kakuto4In fact, this seems to be really a short, padded out to feature length. A perfect example is after the story portion of the movie, from minute 60 to minute 95, there is a five minute scene where the actors just laugh and celebrate. Nothing else. This is followed by a five minute scene where they talk about things they hate, while smoking on a roof. These things they hate include large crowds and how cold ice cream is. None of this is relevant to anything else that occurs in the picture, so I think it’s fair to say that perhaps the director knew he didn’t have much and just stretched it because it’s a lot harder to make money on a short than on a feature. But during that 35 minute period he didn’t have any original ideas, so all that remains is a cliché ridden middle section surrounded by two acts of utterly nonsensical occurrences and endless blather.

Video:

This was obviously a quickie, and it was shot on digital video. The disc is in 1.78 anamorphic widescreen and seems adequate for video and in fact handles the blues in a scene in a fish store very well. The different shades come out quite clearly. Sill there is the requisite graininess which is nearly unavoidable in DV, but it is not a huge distraction. The subtitles were easy to understand.

Audio:

This is a 2.0 mix and the only times you will notice the surrounds is during the heavily scored sequences, both in a club and during the running scenes. Other than these examples, there is no low end whatsoever. The dialogue is clearly recorded.

kakuto2Extras:

There is a trailer that implies that the movie is far more action packed and filled with incident than it really is. I’d say that they squeezed all of the action in the entire film into that 1 minute and 40 seconds. Also included is an on the set making of that shows the crew at work. There are a few interviews with the actors. It’s entirely in Japanese with no English subtitles and runs seventeen minutes. Lastly there are some cast and crew bios, in Japanese only.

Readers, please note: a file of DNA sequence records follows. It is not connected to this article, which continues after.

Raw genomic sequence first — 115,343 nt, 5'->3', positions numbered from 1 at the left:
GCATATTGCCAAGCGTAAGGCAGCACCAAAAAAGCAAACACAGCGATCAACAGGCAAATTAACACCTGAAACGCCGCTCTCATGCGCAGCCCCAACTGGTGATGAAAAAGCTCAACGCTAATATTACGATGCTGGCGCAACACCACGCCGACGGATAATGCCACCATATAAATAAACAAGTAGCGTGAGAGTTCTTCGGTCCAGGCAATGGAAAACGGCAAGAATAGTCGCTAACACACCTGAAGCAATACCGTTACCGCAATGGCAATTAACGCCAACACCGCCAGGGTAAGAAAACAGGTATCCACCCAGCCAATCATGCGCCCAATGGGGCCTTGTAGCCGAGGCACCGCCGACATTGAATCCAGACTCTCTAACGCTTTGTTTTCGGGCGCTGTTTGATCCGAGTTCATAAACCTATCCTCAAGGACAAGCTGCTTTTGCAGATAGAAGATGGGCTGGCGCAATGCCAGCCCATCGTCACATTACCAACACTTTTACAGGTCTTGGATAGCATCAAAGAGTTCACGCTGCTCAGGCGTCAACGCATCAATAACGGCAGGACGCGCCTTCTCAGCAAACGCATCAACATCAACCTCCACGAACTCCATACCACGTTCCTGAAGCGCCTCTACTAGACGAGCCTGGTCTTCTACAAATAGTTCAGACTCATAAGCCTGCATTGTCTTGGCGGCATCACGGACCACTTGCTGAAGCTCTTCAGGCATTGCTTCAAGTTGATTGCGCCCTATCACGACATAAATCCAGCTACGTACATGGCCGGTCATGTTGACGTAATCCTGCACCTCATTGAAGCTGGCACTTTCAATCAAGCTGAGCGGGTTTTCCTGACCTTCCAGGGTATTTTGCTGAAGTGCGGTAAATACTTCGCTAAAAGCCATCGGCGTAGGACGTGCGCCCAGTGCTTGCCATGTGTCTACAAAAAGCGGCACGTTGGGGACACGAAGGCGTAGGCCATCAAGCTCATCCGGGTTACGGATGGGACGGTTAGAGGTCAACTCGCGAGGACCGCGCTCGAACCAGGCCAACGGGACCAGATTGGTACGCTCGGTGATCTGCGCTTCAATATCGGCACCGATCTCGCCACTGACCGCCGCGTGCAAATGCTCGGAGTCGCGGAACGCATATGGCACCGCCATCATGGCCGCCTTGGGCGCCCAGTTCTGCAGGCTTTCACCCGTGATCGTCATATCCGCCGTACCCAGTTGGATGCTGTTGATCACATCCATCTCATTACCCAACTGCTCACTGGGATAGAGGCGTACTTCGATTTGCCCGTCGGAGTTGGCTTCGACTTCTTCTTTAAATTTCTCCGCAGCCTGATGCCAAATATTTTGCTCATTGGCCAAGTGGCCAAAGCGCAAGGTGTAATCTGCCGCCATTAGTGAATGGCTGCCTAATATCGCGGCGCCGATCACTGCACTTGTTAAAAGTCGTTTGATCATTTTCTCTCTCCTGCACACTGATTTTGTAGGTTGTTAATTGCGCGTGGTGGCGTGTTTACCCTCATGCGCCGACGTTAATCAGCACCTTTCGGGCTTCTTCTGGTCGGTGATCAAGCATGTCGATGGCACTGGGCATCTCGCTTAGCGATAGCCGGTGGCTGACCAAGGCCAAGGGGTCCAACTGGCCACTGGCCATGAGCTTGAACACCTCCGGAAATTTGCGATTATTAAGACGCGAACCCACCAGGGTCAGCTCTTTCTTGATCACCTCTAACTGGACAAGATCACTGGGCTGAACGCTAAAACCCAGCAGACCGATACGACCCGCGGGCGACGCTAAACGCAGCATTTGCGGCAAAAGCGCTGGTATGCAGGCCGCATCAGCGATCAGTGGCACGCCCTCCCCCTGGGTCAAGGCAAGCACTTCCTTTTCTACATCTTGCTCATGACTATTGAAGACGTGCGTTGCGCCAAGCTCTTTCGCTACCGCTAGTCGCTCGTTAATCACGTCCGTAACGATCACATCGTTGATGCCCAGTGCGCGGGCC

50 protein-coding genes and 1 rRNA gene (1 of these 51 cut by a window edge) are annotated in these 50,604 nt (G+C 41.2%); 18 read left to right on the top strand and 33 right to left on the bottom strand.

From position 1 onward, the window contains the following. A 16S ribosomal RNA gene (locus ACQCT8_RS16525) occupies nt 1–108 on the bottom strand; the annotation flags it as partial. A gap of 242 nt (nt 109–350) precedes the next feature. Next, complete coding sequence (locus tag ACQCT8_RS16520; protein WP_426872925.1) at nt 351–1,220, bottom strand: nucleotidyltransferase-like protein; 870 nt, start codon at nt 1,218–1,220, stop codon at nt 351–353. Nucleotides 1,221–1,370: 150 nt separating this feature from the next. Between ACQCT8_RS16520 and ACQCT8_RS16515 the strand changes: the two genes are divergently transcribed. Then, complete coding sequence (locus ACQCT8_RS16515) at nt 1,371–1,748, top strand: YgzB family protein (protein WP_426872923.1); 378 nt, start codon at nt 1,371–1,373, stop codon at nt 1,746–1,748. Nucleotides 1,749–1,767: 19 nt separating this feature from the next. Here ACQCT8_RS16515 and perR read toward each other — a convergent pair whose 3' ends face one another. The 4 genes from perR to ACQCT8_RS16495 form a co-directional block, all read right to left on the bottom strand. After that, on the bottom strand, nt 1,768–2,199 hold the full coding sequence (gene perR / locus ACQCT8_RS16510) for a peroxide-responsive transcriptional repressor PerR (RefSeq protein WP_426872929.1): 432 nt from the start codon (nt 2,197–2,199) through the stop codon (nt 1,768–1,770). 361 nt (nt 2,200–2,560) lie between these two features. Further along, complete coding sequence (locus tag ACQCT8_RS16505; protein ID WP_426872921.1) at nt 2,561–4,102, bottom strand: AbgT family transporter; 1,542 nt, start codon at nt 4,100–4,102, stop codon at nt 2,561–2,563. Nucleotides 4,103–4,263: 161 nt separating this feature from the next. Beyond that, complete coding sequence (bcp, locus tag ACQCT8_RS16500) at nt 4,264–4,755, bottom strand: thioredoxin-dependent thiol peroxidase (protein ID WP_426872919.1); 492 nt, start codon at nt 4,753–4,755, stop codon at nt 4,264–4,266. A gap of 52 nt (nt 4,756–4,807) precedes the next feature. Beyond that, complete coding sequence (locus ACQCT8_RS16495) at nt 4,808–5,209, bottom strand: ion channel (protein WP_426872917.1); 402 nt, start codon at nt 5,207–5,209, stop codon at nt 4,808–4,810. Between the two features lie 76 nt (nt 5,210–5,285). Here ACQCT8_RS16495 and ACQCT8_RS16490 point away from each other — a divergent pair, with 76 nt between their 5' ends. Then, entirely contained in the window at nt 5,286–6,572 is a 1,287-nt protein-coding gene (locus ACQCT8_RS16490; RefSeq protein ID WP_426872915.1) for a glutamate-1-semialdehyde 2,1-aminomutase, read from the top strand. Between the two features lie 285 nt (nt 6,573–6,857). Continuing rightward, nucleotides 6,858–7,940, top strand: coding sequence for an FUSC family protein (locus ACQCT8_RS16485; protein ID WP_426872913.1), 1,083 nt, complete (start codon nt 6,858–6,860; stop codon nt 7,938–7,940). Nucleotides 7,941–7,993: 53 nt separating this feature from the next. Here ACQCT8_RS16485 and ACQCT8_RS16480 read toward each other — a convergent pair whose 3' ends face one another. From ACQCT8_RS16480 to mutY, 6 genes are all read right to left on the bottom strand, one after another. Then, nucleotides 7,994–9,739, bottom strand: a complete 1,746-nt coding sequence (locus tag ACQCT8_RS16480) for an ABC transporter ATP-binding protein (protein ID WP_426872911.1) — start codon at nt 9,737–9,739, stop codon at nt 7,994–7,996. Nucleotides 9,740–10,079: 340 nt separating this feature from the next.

Overall:

This is where the ever handy trait of patience becomes useful, as the movie is a tedious bore for an hour, and then replicates the idea of excitement by stealing from other well worn sources, rather than creating any itself. The video, audio, and extras are serviceable, considering the material.

Film: D
Video: B-
Audio: C+
Extras: C+
Overall: C

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Roadracers

By Adam Lippe

Whenever there’s a genre parody or ode to a specific era of films, such as Black Dynamite’s mocking of Blaxploitation films or Quentin Tarantino’s Death Proof, the second half of Grindhouse, the danger is that the film might fall into the trap of either being condescending without any particular insight, or so faithful that it becomes the very flawed thing it is emulating.

Black Dynamite has nothing new to say about Blaxploitation films, it just does a decent job of copying what an inept [...]


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Featured Quote (written by me)

On Cold Fish:

Though the 16 year old me described the 1994 weepie Angie, starring Geena Davis as a Brooklyn mother raising her new baby alone, as “maudlin and melodramatic,” Roger Ebert, during his TV review, referring to the multitude of soap-operaish problems piling up on the titular character, suggested that it was only in Hollywood where Angie would get a happy ending. “If they made this movie in France, Angie would have shot herself.”

Well Cold Fish was made in Japan, where Angie would have shot herself and that would have been the happy ending.